Basically, "humane" in these cases tends to also mean "humane for the spectators", which means "not too graphically awful or difficult to process". And that goes for the guards and other prison staff, too, who have to carry out the execution. It's hard to understate how much this is a process that nobody wants to be good at, though they want it be a good process.
posted by fatbird at 3:48 PM on January 17 [1 favorite]


The gas chamber was first adopted in the U.S. state of Nevada in 1921 in an effort to provide a more humane form of capital punishment. On February 8, 1924, Gee Jon became the first person to be executed by lethal gas. By 1955, 11 U.S. states had adopted the gas chamber as their method of execution, but by the early 21st century it was available in only two states (California and Missouri), where condemned prisoners were allowed to choose between lethal injection and lethal gas.
. . .
In 1996 a federal appeals court unanimously held that California’s statute authorizing lethal gas violated the U.S. Constitution’s Eighth Amendment prohibition against cruel and unusual punishments, based on a lower court’s conclusion that gassed inmates can suffer an extreme amount of pain and that there is a substantial likelihood that such pain would last for several minutes. (Over time, eyewitnesses had also reported a number of long and gruesome lethal gas executions in California and other states.)
posted by Kirth Gerson at 3:50 PM on January 17 [1 favorite]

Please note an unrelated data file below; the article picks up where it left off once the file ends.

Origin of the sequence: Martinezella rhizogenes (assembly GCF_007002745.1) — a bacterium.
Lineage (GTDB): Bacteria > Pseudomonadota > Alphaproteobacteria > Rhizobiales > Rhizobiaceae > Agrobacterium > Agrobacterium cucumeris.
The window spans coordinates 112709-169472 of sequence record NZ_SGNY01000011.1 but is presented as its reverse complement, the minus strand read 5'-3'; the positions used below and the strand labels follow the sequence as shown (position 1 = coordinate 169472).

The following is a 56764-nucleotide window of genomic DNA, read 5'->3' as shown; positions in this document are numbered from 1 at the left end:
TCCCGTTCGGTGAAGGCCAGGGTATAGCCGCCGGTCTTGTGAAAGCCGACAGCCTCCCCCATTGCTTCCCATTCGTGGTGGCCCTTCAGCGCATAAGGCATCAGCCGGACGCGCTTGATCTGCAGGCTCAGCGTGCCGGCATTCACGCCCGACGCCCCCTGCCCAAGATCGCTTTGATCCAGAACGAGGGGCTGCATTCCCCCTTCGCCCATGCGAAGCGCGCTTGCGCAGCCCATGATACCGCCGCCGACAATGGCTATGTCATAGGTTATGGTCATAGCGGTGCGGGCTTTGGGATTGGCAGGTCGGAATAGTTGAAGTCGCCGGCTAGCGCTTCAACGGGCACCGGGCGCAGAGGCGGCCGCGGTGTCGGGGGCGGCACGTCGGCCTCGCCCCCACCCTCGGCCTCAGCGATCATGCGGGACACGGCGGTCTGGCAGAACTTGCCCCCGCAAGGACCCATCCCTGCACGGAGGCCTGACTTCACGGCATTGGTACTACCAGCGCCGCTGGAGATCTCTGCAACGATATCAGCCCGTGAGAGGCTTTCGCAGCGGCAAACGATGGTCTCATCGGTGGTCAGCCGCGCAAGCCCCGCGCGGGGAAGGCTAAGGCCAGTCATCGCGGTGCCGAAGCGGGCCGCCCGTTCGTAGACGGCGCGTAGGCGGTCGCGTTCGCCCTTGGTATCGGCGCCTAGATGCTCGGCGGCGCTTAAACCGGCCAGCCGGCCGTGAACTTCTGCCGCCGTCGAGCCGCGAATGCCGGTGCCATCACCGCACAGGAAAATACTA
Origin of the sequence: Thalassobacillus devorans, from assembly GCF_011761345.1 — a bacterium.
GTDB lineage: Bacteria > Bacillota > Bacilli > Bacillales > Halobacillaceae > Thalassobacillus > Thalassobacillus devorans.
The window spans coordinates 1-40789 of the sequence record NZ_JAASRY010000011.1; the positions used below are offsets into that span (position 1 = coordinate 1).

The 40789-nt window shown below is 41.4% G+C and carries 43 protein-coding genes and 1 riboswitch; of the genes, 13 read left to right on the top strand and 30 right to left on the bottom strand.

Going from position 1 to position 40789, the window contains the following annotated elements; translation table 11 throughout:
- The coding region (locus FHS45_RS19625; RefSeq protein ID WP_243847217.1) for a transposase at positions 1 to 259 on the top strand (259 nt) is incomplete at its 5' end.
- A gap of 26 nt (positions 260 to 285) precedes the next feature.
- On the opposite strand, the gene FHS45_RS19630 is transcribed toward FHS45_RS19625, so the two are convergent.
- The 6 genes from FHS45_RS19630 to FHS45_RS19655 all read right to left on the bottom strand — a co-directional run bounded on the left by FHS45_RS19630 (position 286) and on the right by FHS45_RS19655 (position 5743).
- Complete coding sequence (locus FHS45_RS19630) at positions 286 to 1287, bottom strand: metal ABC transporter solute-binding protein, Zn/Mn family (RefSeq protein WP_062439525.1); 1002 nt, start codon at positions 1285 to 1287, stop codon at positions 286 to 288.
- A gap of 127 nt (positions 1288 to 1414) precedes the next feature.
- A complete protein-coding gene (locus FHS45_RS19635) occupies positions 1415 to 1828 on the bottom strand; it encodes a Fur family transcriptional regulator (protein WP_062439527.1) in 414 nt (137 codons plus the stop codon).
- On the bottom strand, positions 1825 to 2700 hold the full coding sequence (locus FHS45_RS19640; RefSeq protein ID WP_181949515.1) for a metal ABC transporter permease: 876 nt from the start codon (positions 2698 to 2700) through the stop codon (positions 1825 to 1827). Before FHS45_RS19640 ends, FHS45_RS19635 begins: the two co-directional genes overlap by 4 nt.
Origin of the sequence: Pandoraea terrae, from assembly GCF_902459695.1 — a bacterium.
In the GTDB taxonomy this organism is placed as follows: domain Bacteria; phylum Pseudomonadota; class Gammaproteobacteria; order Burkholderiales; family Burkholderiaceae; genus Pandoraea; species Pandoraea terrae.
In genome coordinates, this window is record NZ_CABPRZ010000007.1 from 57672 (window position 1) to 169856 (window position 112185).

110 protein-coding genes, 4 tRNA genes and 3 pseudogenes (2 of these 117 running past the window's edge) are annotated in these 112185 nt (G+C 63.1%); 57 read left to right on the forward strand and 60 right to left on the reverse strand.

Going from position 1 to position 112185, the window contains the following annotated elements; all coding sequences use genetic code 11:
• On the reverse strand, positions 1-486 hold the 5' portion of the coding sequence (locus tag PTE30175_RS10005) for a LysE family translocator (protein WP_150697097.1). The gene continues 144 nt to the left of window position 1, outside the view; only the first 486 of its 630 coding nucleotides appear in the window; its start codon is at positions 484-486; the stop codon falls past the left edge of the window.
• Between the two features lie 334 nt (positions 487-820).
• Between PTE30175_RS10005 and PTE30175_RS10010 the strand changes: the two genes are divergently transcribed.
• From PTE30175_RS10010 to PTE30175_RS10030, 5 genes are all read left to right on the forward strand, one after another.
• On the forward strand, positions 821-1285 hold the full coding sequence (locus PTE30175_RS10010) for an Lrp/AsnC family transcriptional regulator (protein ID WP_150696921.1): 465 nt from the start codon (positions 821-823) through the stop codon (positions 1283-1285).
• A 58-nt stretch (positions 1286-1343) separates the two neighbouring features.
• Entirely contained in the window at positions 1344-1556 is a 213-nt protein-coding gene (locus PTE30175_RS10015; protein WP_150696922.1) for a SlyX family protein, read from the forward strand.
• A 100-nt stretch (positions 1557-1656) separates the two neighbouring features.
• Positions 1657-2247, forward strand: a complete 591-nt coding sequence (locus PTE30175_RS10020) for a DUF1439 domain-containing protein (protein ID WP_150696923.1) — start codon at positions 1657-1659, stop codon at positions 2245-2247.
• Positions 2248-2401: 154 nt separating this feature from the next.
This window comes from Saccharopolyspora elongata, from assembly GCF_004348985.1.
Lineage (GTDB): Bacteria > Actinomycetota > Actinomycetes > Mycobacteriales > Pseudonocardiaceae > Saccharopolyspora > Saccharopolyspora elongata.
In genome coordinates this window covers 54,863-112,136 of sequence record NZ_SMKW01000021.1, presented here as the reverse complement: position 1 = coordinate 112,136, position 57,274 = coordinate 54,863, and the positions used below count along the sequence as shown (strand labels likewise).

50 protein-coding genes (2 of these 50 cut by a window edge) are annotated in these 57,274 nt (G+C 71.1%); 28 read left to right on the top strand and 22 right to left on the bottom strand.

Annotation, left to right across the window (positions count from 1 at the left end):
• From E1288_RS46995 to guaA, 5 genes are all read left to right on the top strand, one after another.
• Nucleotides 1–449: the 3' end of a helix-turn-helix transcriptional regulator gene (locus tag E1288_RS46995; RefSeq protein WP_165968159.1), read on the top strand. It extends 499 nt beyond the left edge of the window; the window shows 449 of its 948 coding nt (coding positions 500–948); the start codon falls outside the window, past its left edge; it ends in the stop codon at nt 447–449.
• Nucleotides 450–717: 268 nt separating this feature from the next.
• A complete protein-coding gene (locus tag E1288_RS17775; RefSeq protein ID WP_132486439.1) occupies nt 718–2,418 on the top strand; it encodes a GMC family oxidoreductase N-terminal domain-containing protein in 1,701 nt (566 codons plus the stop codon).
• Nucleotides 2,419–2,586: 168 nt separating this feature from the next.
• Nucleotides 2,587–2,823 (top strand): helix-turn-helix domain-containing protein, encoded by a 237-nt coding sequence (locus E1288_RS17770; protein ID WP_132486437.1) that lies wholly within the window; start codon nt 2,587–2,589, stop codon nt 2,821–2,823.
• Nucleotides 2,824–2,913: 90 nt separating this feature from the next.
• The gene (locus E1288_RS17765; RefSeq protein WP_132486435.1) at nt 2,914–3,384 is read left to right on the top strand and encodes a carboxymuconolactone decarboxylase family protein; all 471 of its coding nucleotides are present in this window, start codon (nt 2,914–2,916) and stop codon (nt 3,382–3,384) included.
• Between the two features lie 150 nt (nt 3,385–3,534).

Yeah. My point is that 'the government running gas chambers' isn't an aesthetic argument against the use of gas as an execution method, seeing as, you know, many governments in the USA have in fact used gas chambers.
posted by feckless fecal fear mongering at 3:51 PM on January 17


The gas chamber was used in California for a while, and was too disturbing a process to witness to continue being used. The condemned would have seizures, or would try to hold their breath to avoid inhaling gas, leading to a room full of spectators watching a man holding his breath for dear life for two minutes. And as always, the procedure sometimes got botched, and they had to re-enter the chamber to see why the hook hadn't released the bag of pellets into the acid...

The worst part about it is that you can see HCN gas. The terror one must have felt, seeing the gas wafting towards you knowing there's absolutely nothing you can do about it. The sheer abject terror those people must have experienced in the 5-10 minutes it took for them to be executed would be enormous. I'm honest to god surprised that not everyone that died in the gas chambers was screaming out as they died. I know I sure as hell would.
posted by Talez at 4:22 PM on January 17 [1 favorite]


The only people to blame here are the pharmaceutical companies and foreign countries who tried in a ham-fisted way to dictate our public policy. It disturbs me deeply that my fellow New Yorkers are willing to bow down to sob-sister degenerates, and I'm proud that Ohioans are made of sterner stuff.
posted by MattD at 5:02 PM on January 17


Prisons in the US are sitting on large stockpiles of life-saving medicines, which they plan to use in executions, while hospitals face shortages of the same drugs.